Home Page
***** Respect for All, Ambitious in Aspirations and Bold in Actions *****

Phonics information

Phonics Curriculum Statement

What is Phonics?

Phonics is the method of teaching reading through the identification of sounds and graphemes.

All words are made up of individual sounds. These sounds are merged together to form words.

e.g. in ‘mat’ we have the sounds ‘m’, ‘a’, ‘t’, ship – ‘sh’, ‘i’, ‘p’.

A grapheme is another name for the letters we use to write the sound. The spelling of that sound on the page.

The new National Curriculum ensures that all children are taught Phonics systematically.

This gives your children the tools to read any word.


What is Read Write Inc?

At St. George's we use Read, Write, Inc. an inclusive synthetic phonic programme to teach our children to read, to write and to spell. We have adopted this as our whole school approach as the programme facilitates a graduated and tailored approach to learning basic sounds and letter formation before advancing to more complex sounds and reading for comprehension.  The programme moves with integrity from learning to read to reading to learn.


This video, taken from the Ruth Miskin website, explains the scheme in more detail:


Teaching Phonics at St. George's.

We start teaching the programme in your child’s Reception year and then continue until they have worked their way through the whole reading scheme. Our aim is for all children to complete the programme by the end of the first half term of Year 2. Those children who have not reached the expected level by the time they leave KS1 will continue to access the RWI programme and receive additional targeted intervention to ensure they catch up with their peers.


RWI is taught through daily phonic lessons where we teach sounds, children practise reading and spelling words containing these sounds, then we give children decodable books containing sounds and words they can read. They read each Storybook four times at school and again with you at home.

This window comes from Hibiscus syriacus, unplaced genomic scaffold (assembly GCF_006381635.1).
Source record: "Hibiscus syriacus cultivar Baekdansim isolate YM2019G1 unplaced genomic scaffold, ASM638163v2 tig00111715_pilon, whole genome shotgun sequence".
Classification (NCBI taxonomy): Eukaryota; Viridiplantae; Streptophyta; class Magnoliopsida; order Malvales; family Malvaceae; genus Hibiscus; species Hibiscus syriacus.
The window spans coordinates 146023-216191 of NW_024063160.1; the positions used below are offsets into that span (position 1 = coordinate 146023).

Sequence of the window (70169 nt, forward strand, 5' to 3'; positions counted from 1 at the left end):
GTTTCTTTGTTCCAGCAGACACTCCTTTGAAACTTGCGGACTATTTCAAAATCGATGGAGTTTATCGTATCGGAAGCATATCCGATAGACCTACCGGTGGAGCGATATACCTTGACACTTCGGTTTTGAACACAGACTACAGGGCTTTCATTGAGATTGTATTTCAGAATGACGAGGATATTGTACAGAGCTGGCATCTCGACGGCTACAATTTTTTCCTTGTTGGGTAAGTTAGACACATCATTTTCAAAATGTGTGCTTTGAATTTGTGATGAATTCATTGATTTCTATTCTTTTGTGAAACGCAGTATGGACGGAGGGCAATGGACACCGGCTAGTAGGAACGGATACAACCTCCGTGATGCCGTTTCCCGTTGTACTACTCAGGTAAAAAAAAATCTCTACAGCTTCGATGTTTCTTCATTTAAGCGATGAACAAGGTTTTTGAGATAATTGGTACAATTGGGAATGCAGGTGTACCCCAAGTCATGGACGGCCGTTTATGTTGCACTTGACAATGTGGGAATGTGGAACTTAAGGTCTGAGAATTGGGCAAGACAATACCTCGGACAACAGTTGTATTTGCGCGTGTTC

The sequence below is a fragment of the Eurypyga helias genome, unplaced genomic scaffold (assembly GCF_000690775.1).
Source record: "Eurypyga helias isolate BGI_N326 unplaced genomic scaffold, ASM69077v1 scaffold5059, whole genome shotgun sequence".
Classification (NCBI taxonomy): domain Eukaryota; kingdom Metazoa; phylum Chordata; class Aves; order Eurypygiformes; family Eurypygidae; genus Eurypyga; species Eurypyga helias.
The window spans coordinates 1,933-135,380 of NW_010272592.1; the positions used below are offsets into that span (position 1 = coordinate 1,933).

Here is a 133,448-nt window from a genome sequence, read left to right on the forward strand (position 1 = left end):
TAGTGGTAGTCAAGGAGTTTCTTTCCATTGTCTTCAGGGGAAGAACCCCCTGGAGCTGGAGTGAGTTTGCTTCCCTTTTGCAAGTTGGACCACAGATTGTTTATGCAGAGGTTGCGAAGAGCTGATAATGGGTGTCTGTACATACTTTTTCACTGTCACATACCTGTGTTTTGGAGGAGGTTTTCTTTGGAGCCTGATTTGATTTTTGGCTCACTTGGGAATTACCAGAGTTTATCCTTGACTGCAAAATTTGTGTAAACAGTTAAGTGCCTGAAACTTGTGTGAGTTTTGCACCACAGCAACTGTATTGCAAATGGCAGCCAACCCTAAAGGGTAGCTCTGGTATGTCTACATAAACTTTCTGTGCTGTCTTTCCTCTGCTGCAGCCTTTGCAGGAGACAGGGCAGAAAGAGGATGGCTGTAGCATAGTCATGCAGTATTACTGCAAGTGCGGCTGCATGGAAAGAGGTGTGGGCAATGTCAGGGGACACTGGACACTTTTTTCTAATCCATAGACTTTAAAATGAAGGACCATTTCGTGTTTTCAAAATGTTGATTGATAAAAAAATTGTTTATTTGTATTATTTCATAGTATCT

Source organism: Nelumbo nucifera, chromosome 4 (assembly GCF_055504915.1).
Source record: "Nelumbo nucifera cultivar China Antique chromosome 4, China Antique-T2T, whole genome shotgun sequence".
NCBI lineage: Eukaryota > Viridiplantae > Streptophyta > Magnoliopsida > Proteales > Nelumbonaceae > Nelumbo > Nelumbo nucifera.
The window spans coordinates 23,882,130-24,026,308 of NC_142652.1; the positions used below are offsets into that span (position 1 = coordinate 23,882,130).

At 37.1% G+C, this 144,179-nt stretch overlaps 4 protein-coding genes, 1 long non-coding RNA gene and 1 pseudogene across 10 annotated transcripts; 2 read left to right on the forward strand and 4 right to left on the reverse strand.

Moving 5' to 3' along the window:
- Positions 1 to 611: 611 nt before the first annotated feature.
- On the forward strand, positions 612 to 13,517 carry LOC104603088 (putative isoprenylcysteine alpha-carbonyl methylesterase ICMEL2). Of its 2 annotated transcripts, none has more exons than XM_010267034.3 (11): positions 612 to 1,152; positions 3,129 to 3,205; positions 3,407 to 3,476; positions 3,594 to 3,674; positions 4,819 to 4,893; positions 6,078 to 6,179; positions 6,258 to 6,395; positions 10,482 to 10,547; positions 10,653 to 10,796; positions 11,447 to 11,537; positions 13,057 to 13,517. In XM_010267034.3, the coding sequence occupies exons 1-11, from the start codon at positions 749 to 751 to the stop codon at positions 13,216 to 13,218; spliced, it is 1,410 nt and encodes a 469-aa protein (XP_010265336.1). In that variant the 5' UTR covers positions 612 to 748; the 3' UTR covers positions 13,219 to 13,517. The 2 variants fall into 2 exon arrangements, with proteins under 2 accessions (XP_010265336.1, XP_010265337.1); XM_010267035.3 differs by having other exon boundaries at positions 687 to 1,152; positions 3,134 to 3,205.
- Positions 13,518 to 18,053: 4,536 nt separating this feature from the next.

We assess all children on the scheme every half term, to ensure that they are placed in the appropriate group for their reading ability. This also allows us to quickly identify any children who need some support to access the learning at the level of the group. If this arises, we provide one-to-one tutoring for the child in accordance with the Read, Write, Inc scheme, to help them make rapid progress and once again be at the level of their group. Groups are taught by either teachers or teaching assistants who have had Read, Write, Inc phonics training; in utilising so many staff, we can ensure that groups are kept as small as possible and that the teaching the children receive is tailored to their needs.


What can you do to help?


1. Use pure sounds, not letter names

We teach using pure sounds. We pronounce the sounds clearly, using pure sounds (‘m’ not’ muh’, ’s’ not ‘suh’, etc.) so that your child will be able to blend the sounds together to make words more easily. To hear how to pronounce sounds correctly, watch the following video.


2. Use Fred Talk to read and spell words (see above)

3. Listen to your child read their Storybook every day.

4. Read aloud a variety of stories to your child every day.

Our school library has a wonderful selection of picture books, speak to our admin team about loaning out books to read at home.


You can access online resources (see below) where there are tips and videos to give you more information  to help you to understand more about Phonics, Read Write Inc. and how to practise reading and writing with your child at home.


Online resources available


Ruth Miskin Parents’ Page:   

Ruth Miskin Facebook:         

Free e-books for home reading:


In line with current Government requirements we are revising our Phonics curriculum and more information will be posted as soon as possible. 

Statutory Phonics Assessments

Towards the end of Year 1 all children will complete the Phonic Screening Assessment. This is a statutory assessment that will be carried out by teaching staff at school. The phonics screening check is designed to confirm whether pupils have learnt phonic decoding to an appropriate standard. It will identify pupils who need extra help to improve their decoding skills. The check consists of 20 real words and 20 pseudo-words that pupils read aloud to the check administrator. Children who do not meet the phonic screening assessment threshold in year 1 will have the opportunity to repeat this assessment in Year 2. Outcomes of this test will be reported to you through your child’s end of year report.

Phonics - Adaptations to Learning

School Subscriptions & Useful Websites

Respect for All, Ambitious in Aspirations, Bold in Actions